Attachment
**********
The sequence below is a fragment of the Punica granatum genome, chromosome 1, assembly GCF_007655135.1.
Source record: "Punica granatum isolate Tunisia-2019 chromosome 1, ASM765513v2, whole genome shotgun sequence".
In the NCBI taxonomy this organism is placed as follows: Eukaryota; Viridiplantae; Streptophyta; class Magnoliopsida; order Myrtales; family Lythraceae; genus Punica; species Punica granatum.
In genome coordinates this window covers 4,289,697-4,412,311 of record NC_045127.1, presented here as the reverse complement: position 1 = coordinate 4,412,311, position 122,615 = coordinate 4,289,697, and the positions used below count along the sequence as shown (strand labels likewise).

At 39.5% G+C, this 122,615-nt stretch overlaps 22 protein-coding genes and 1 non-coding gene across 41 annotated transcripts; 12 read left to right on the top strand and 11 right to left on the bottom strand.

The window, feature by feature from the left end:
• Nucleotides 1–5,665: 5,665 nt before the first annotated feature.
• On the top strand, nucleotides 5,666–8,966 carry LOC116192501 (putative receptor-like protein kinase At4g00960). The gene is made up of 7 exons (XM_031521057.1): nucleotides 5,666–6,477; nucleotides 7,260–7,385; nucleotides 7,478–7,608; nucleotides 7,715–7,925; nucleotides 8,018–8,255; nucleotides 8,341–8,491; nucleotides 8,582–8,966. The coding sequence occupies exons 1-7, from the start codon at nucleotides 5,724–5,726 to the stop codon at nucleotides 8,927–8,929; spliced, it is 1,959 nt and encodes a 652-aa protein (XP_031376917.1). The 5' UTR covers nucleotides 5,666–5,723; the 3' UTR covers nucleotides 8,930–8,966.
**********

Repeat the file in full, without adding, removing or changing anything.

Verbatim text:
The sequence below is a fragment of the Punica granatum genome, chromosome 1, assembly GCF_007655135.1.
Source record: "Punica granatum isolate Tunisia-2019 chromosome 1, ASM765513v2, whole genome shotgun sequence".
In the NCBI taxonomy this organism is placed as follows: Eukaryota; Viridiplantae; Streptophyta; class Magnoliopsida; order Myrtales; family Lythraceae; genus Punica; species Punica granatum.
In genome coordinates this window covers 4,289,697-4,412,311 of record NC_045127.1, presented here as the reverse complement: position 1 = coordinate 4,412,311, position 122,615 = coordinate 4,289,697, and the positions used below count along the sequence as shown (strand labels likewise).

At 39.5% G+C, this 122,615-nt stretch overlaps 22 protein-coding genes and 1 non-coding gene across 41 annotated transcripts; 12 read left to right on the top strand and 11 right to left on the bottom strand.

The window, feature by feature from the left end:
• Nucleotides 1–5,665: 5,665 nt before the first annotated feature.
• On the top strand, nucleotides 5,666–8,966 carry LOC116192501 (putative receptor-like protein kinase At4g00960). The gene is made up of 7 exons (XM_031521057.1): nucleotides 5,666–6,477; nucleotides 7,260–7,385; nucleotides 7,478–7,608; nucleotides 7,715–7,925; nucleotides 8,018–8,255; nucleotides 8,341–8,491; nucleotides 8,582–8,966. The coding sequence occupies exons 1-7, from the start codon at nucleotides 5,724–5,726 to the stop codon at nucleotides 8,927–8,929; spliced, it is 1,959 nt and encodes a 652-aa protein (XP_031376917.1). The 5' UTR covers nucleotides 5,666–5,723; the 3' UTR covers nucleotides 8,930–8,966.